In 2010, Dr. Therese Griffin Hicks’ long-time chiropractic office flooded. She calls it “one of those divine things.” The flood was just one of the challenges that she met head-on to become co-creator and owner of the innovative Universal Cattle Guards.
“It was time for a shift,” she explains. She had been in healthcare for decades and the flood provided her time to pause and re-group. Griffin Hicks never had any plans to become an entrepreneur, “but I had to do something,” she says.
There are five generations of the Griffin family who have been ranching in Gila County since 1905. The Griffins have maintained their current ranch on Highway 60 since the 1920s. Griffin Hicks knows cattle.
The concept for the Universal Cattle Guard originated in Fall of 2009, during hunting season. Numerous gates were left open on the ranch, allowing cattle to roam into five or six pastures, rather than the one they were intended to occupy.
“It’s a huge challenge for ranchers to be good stewards on public lands,” says Griffin Hicks. She explains that one of their most important tools for good stewardship is rotational grazing. That is, controlling the location and duration of where cattle are allowed to graze. The majority of folks using public lands do so responsibly, but as Griffin Hicks says, “there’s a handful of people who will abuse anything.” Something as small as leaving open a gate on a ranch road can disrupt the system of rotation and has the potential to create a negative environment impact.
Although traditional cattle guards can be a solution for maintaining rotational grazing, as Griffin Hicks explains, they come with their own set of drawbacks. The big disadvantage is that they’re not portable. A rancher typically only wants a cattle guard in any given location for a month or two per year. Once they’re in the ground, they’re not only permanent, but property of the federal government. They’re also expensive. On top of that, Griffin Hicks points to the high levels of environmental, biological, and ecological clearance required for building anything on public land. All these factors make traditional cattle guards both costly and time consuming, according to Griffin Hicks.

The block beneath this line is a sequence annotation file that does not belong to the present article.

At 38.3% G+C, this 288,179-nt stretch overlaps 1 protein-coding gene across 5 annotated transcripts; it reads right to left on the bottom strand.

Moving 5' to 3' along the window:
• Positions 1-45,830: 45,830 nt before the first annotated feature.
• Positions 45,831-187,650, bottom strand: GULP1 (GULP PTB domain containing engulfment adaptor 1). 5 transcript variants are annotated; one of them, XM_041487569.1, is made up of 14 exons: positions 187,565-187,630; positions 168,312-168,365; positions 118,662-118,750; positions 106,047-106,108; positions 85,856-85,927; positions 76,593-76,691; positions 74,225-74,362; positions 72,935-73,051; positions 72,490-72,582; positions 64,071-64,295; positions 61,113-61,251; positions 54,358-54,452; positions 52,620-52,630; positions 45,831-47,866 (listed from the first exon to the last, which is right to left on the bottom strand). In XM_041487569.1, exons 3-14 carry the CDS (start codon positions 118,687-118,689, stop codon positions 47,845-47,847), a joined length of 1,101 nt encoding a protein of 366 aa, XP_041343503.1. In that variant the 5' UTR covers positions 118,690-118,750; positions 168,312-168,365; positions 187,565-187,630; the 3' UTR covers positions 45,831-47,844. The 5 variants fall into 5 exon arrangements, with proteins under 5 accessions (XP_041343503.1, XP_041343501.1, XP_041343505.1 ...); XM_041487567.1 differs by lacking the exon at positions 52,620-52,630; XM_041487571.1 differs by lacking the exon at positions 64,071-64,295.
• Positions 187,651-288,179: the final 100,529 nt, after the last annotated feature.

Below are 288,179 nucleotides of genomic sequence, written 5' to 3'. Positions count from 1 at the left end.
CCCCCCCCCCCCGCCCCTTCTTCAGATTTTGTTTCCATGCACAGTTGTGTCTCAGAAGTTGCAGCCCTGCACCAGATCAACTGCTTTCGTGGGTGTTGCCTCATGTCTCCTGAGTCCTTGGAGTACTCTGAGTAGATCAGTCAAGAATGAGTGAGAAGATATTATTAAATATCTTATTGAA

Griffin Hicks and her Oklahoma partner saw a need for a portable option that was a better investment for ranchers because it could be re-used. The Universal Cattle Guard meets that need. The design is portable, doesn’t require a pit to be dug, as the traditional guards do, and is more cost effective for ranchers because the guard can be rotated along with the cattle. In addition, it is load rated 32,000 pounds per axle so can accommodate semi-trucks.
Griffin Hicks spent a couple years testing and modifying the guards, which can be pulled into place and installed using a pick-up truck. She tried baiting the cattle across the guards using hay and incorporated feedback from area ranchers who were already using the product. Then, she got it in front of all the right people. Griffin Hicks admits to loving the marketing side of her business– talking to people, getting them to pay attention to her product. After gaining the approval of local and regional Forest Service officials, she took the Universal Cattle Guard all the way to the Bureau of Land Management (BLM) and the Forest Service at the national level in Washington DC as well as the Forest Service National Engineer, and got their blessing. “It works as well as any other cattle guard out there,” says Griffin Hicks.
Earlier this year, Griffin Hicks and the Universal Cattle Guard won the Texas Rural Challenge Governor’s Small Business Award, presented by the first lady of Texas, Cecilia Abbott. “I never thought about winning the thing,” says Griffin Hicks “I just thought it would be good exposure to the Texas market. My daughter and son-in-law (Jill and Joe Wilson) were instrumental in creating displays, accompanying me to Texas for the event, and really are the ones who made it happen. I have awesome support!”
Griffin Hicks partly credits her success to building on a network that she already had. She is a past president of the Gila County Cattle Growers and is currently the vice chair for federal lands for the Arizona Cattle Growers Association and the Arizona Cattle Growers Public Lands Council Representative. She also says that the online business networking site LinkedIn was “vastly valuable” in connecting with potential customers.
“I continue to just give it a go and try the next thing,” says Griffin Hicks, who is looking to expand fabrication and distribution as well as broaden her market reach by connecting with those involved in oil, gas, and tower construction.
“I love seeing people’s surprise at how well it works,” says Griffin Hicks.
Visit http://www.cattleguard.info/ to learn more about the Universal Cattle Guard.